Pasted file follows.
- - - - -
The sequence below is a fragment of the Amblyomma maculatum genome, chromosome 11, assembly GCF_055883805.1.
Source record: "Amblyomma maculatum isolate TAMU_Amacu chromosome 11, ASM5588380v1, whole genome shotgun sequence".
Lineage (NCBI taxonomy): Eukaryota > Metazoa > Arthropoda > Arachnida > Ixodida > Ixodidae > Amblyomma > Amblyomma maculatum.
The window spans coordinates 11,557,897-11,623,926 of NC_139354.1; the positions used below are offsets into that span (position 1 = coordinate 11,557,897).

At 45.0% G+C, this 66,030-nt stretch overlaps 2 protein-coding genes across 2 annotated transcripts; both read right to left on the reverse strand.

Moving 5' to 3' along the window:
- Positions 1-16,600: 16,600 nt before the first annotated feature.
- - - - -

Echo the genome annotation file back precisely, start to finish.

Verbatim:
The sequence below is a fragment of the Amblyomma maculatum genome, chromosome 11, assembly GCF_055883805.1.
Source record: "Amblyomma maculatum isolate TAMU_Amacu chromosome 11, ASM5588380v1, whole genome shotgun sequence".
Lineage (NCBI taxonomy): Eukaryota > Metazoa > Arthropoda > Arachnida > Ixodida > Ixodidae > Amblyomma > Amblyomma maculatum.
The window spans coordinates 11,557,897-11,623,926 of NC_139354.1; the positions used below are offsets into that span (position 1 = coordinate 11,557,897).

At 45.0% G+C, this 66,030-nt stretch overlaps 2 protein-coding genes across 2 annotated transcripts; both read right to left on the reverse strand.

Moving 5' to 3' along the window:
- Positions 1-16,600: 16,600 nt before the first annotated feature.